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Search engine optimisation (SEO) and pay-per-click (PPC) are two critical aspects of digital marketing. Both can help to build an online audience, generate website visitors and capture leads. But, what do these terms mean? And better yet, how are they useful to your business?
Inbound marketing: a quick recap
Inbound marketing is technique for drawing (and converting) potential customers via your website, through the development and promotion of content. As HubSpot’s inbound methodology states, you need to attract, convert, close and delight your customers.
As a new or smaller business, you have to build an authoritative, trustworthy voice. It’s a big hill to climb. You’re competing for a space on page one of Google, and considering a third of all internet users click the first Google search result, it’s important to rank well.
By adopting PPC and SEO strategies, you increase your chances of finding and retaining an engaged audience. Prioritising these strategies early on gives your business a greater chance of driving traffic to your website and, consequently, closing more deals.
Although both approaches are valuable, they have different agendas. This affects how you should prioritise your approach. Here’s what you need to know.
Pay-per-click: the essentials
The core difference between SEO and PPC is that PPC doesn’t benefit your company’s ranking on search engines. PPC is simply a form of advertising that helps you drive traffic. None of it is organic.
That said, young businesses often don’t have the resources to drive organic traffic to their website. Creating effective content takes time. By paying for advertising, you can get people onto your site at this early stage and increase the chance you will convert on an offer. When PPC is performed well, visitors (and their friends or colleagues) will return through organic means, which then influences organic traffic.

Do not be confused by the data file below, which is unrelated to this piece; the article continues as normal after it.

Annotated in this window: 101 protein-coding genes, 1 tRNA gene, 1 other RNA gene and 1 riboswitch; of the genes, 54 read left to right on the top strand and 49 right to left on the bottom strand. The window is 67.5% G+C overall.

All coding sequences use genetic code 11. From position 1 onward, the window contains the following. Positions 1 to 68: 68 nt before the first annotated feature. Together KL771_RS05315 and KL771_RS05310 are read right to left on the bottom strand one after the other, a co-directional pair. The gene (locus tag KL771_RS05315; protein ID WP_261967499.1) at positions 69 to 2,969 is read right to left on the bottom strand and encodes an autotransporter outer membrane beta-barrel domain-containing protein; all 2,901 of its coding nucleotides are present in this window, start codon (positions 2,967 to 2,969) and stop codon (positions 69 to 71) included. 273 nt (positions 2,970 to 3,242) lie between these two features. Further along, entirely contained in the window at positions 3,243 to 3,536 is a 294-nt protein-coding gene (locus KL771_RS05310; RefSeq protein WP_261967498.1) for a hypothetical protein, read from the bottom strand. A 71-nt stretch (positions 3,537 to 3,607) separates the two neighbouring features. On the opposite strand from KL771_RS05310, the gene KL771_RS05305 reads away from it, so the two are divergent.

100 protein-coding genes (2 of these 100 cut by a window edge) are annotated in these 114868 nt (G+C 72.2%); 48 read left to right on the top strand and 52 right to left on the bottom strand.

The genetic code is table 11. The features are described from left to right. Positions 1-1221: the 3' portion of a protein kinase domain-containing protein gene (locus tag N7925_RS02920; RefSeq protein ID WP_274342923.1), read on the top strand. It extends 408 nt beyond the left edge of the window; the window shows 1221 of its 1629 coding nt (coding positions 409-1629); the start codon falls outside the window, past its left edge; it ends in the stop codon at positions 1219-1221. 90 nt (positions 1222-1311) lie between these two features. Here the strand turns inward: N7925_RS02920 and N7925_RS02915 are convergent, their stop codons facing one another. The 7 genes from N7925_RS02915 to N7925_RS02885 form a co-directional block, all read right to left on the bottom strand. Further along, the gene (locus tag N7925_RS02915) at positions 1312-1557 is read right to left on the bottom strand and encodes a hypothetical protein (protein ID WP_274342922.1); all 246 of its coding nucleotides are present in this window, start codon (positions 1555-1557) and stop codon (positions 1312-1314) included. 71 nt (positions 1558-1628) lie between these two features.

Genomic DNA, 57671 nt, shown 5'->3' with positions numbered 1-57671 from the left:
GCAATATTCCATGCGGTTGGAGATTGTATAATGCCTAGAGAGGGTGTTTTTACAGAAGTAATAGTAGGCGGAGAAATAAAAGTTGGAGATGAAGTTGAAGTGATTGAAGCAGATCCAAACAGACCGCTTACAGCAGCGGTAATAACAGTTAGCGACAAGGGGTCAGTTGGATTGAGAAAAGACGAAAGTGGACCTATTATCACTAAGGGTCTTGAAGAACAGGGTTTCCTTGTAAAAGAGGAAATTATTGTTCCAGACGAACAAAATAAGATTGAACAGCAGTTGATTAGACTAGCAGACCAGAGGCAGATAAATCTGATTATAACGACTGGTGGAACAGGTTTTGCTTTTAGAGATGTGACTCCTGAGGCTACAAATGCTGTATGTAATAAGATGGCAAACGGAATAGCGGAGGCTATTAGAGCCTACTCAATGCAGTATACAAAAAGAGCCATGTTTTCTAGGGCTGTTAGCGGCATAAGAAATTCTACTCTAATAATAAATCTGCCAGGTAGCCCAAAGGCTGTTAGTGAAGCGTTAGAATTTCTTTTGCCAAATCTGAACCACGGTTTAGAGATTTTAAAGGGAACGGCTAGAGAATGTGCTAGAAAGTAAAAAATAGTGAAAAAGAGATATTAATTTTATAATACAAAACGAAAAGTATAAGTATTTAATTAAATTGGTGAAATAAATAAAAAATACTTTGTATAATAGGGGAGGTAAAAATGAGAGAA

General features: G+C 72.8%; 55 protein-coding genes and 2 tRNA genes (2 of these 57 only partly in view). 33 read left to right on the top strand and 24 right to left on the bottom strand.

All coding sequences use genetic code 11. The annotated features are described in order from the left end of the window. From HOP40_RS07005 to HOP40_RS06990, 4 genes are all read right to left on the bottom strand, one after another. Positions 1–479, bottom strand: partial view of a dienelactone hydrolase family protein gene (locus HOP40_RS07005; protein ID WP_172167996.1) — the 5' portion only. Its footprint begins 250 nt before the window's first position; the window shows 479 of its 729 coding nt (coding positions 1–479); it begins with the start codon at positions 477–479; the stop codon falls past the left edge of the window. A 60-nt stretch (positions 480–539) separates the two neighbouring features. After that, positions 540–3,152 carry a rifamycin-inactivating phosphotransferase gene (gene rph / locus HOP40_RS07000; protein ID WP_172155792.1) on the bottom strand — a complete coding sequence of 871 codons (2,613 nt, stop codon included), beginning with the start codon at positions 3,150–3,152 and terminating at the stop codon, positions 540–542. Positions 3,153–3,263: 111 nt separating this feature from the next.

But why bother measuring PPC?
For B2B businesses who provide a service, measuring pay-per-click is redundant. The number of users that visit your website is meaningless if you’re unable to convert them into active, marketing-qualified leads. They are the browsers, you want the buyers. So, what should you be measuring? Cost-per-lead (CPL).
Cost-per-lead is tangible, allowing you to calculate your ROI and justify your advertising spend. Pay-per-click, however, is not. Stop wasting your money.
A tip for using PPC effectively is to use directed advertising that works to convert visitors into leads. We only promote premium content that is gated behind a landing page and requires the visitor to fill in a form. That way, we can measure how many form-fillers (leads) we have, and calculate an effective ROI. If our sales tactics are good enough, we’ll likely close more deals.
Search engine optimisation: the essentials
Search engine optimisation is about running content campaigns that aim to improve your overall rank on search engines. There are many factors involved in effective SEO:
- Keyword research